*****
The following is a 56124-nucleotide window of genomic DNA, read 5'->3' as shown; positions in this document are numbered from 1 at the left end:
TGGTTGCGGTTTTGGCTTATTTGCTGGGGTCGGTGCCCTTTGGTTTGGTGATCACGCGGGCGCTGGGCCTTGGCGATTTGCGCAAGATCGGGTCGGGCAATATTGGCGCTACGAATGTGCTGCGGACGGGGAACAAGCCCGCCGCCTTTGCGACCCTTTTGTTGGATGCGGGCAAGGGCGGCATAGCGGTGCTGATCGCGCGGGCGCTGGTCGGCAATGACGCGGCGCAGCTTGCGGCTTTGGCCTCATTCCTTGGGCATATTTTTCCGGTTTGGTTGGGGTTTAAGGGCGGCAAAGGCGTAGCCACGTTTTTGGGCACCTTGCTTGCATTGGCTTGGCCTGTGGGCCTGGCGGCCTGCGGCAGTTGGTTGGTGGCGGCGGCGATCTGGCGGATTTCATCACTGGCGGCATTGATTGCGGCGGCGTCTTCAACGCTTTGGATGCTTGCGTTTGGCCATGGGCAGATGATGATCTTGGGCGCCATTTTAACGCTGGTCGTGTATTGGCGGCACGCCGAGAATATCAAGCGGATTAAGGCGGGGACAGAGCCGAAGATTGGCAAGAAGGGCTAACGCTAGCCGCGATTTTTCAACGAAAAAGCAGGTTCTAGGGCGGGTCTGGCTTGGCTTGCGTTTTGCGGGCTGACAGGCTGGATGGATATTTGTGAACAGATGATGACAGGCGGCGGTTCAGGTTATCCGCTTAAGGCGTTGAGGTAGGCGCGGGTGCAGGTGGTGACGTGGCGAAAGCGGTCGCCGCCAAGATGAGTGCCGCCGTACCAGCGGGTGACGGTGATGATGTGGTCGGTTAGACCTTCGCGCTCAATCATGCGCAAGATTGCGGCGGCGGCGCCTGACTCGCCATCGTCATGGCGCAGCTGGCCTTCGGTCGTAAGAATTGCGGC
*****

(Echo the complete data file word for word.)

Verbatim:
The following is a 56124-nucleotide window of genomic DNA, read 5'->3' as shown; positions in this document are numbered from 1 at the left end:
TGGTTGCGGTTTTGGCTTATTTGCTGGGGTCGGTGCCCTTTGGTTTGGTGATCACGCGGGCGCTGGGCCTTGGCGATTTGCGCAAGATCGGGTCGGGCAATATTGGCGCTACGAATGTGCTGCGGACGGGGAACAAGCCCGCCGCCTTTGCGACCCTTTTGTTGGATGCGGGCAAGGGCGGCATAGCGGTGCTGATCGCGCGGGCGCTGGTCGGCAATGACGCGGCGCAGCTTGCGGCTTTGGCCTCATTCCTTGGGCATATTTTTCCGGTTTGGTTGGGGTTTAAGGGCGGCAAAGGCGTAGCCACGTTTTTGGGCACCTTGCTTGCATTGGCTTGGCCTGTGGGCCTGGCGGCCTGCGGCAGTTGGTTGGTGGCGGCGGCGATCTGGCGGATTTCATCACTGGCGGCATTGATTGCGGCGGCGTCTTCAACGCTTTGGATGCTTGCGTTTGGCCATGGGCAGATGATGATCTTGGGCGCCATTTTAACGCTGGTCGTGTATTGGCGGCACGCCGAGAATATCAAGCGGATTAAGGCGGGGACAGAGCCGAAGATTGGCAAGAAGGGCTAACGCTAGCCGCGATTTTTCAACGAAAAAGCAGGTTCTAGGGCGGGTCTGGCTTGGCTTGCGTTTTGCGGGCTGACAGGCTGGATGGATATTTGTGAACAGATGATGACAGGCGGCGGTTCAGGTTATCCGCTTAAGGCGTTGAGGTAGGCGCGGGTGCAGGTGGTGACGTGGCGAAAGCGGTCGCCGCCAAGATGAGTGCCGCCGTACCAGCGGGTGACGGTGATGATGTGGTCGGTTAGACCTTCGCGCTCAATCATGCGCAAGATTGCGGCGGCGGCGCCTGACTCGCCATCGTCATGGCGCAGCTGGCCTTCGGTCGTAAGAATTGCGGC